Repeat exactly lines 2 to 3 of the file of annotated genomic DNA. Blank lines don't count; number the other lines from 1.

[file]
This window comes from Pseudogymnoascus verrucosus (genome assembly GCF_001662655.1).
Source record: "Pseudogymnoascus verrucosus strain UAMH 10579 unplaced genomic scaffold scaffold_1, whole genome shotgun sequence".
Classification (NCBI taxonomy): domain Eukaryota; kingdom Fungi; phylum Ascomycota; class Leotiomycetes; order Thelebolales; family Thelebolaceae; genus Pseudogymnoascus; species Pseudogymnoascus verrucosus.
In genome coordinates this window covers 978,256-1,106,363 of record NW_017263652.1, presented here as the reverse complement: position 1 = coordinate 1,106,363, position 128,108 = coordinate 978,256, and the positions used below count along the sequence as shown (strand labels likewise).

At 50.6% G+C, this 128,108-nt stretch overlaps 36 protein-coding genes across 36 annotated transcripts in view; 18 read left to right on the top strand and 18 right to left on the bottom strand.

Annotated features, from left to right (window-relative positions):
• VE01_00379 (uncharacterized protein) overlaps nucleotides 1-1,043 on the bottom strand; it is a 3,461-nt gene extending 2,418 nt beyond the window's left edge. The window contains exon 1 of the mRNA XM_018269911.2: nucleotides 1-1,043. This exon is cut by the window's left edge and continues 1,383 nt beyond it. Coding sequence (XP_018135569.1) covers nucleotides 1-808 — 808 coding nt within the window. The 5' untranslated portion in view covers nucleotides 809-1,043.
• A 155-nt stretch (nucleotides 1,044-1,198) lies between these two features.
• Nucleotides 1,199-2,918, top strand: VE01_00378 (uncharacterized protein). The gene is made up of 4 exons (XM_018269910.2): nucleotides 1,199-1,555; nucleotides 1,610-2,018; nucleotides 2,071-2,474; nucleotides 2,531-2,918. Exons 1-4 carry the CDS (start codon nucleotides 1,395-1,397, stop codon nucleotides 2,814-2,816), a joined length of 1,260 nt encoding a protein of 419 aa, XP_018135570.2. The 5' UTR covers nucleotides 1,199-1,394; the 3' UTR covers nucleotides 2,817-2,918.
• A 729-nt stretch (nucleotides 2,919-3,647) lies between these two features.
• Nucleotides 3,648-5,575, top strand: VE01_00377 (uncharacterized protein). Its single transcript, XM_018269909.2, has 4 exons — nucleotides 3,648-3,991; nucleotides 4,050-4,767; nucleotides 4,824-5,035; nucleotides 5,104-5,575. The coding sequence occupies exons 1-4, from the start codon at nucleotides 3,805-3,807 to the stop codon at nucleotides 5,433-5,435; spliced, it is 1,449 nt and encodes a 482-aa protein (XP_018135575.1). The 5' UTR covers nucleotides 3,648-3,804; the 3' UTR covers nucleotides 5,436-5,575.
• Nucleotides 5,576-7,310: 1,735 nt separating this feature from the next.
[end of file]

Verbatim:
Source record: "Pseudogymnoascus verrucosus strain UAMH 10579 unplaced genomic scaffold scaffold_1, whole genome shotgun sequence".
Classification (NCBI taxonomy): domain Eukaryota; kingdom Fungi; phylum Ascomycota; class Leotiomycetes; order Thelebolales; family Thelebolaceae; genus Pseudogymnoascus; species Pseudogymnoascus verrucosus.